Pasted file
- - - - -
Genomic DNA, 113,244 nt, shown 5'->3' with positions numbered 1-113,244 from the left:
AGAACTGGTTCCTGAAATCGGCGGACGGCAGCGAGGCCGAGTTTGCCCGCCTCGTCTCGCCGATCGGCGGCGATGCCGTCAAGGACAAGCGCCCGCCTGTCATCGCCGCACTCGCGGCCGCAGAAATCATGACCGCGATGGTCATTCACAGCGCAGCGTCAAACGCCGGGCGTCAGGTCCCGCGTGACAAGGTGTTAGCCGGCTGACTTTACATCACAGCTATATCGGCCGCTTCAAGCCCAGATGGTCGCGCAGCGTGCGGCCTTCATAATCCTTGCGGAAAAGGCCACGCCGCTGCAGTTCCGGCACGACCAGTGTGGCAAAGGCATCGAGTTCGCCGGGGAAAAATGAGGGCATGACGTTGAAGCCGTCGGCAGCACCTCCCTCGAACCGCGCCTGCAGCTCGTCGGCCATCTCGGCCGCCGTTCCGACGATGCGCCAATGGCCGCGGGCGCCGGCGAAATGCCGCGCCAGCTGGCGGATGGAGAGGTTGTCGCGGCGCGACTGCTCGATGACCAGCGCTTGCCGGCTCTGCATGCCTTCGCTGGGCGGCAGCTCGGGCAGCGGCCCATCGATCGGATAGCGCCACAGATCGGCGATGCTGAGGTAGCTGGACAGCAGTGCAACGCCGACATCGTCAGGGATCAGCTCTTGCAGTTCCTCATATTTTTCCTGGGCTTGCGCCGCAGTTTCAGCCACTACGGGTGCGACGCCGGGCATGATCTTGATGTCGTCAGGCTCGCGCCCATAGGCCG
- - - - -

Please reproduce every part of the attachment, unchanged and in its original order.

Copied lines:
Genomic DNA, 113,244 nt, shown 5'->3' with positions numbered 1-113,244 from the left:
AGAACTGGTTCCTGAAATCGGCGGACGGCAGCGAGGCCGAGTTTGCCCGCCTCGTCTCGCCGATCGGCGGCGATGCCGTCAAGGACAAGCGCCCGCCTGTCATCGCCGCACTCGCGGCCGCAGAAATCATGACCGCGATGGTCATTCACAGCGCAGCGTCAAACGCCGGGCGTCAGGTCCCGCGTGACAAGGTGTTAGCCGGCTGACTTTACATCACAGCTATATCGGCCGCTTCAAGCCCAGATGGTCGCGCAGCGTGCGGCCTTCATAATCCTTGCGGAAAAGGCCACGCCGCTGCAGTTCCGGCACGACCAGTGTGGCAAAGGCATCGAGTTCGCCGGGGAAAAATGAGGGCATGACGTTGAAGCCGTCGGCAGCACCTCCCTCGAACCGCGCCTGCAGCTCGTCGGCCATCTCGGCCGCCGTTCCGACGATGCGCCAATGGCCGCGGGCGCCGGCGAAATGCCGCGCCAGCTGGCGGATGGAGAGGTTGTCGCGGCGCGACTGCTCGATGACCAGCGCTTGCCGGCTCTGCATGCCTTCGCTGGGCGGCAGCTCGGGCAGCGGCCCATCGATCGGATAGCGCCACAGATCGGCGATGCTGAGGTAGCTGGACAGCAGTGCAACGCCGACATCGTCAGGGATCAGCTCTTGCAGTTCCTCATATTTTTCCTGGGCTTGCGCCGCAGTTTCAGCCACTACGGGTGCGACGCCGGGCATGATCTTGATGTCGTCAGGCTCGCGCCCATAGGCCG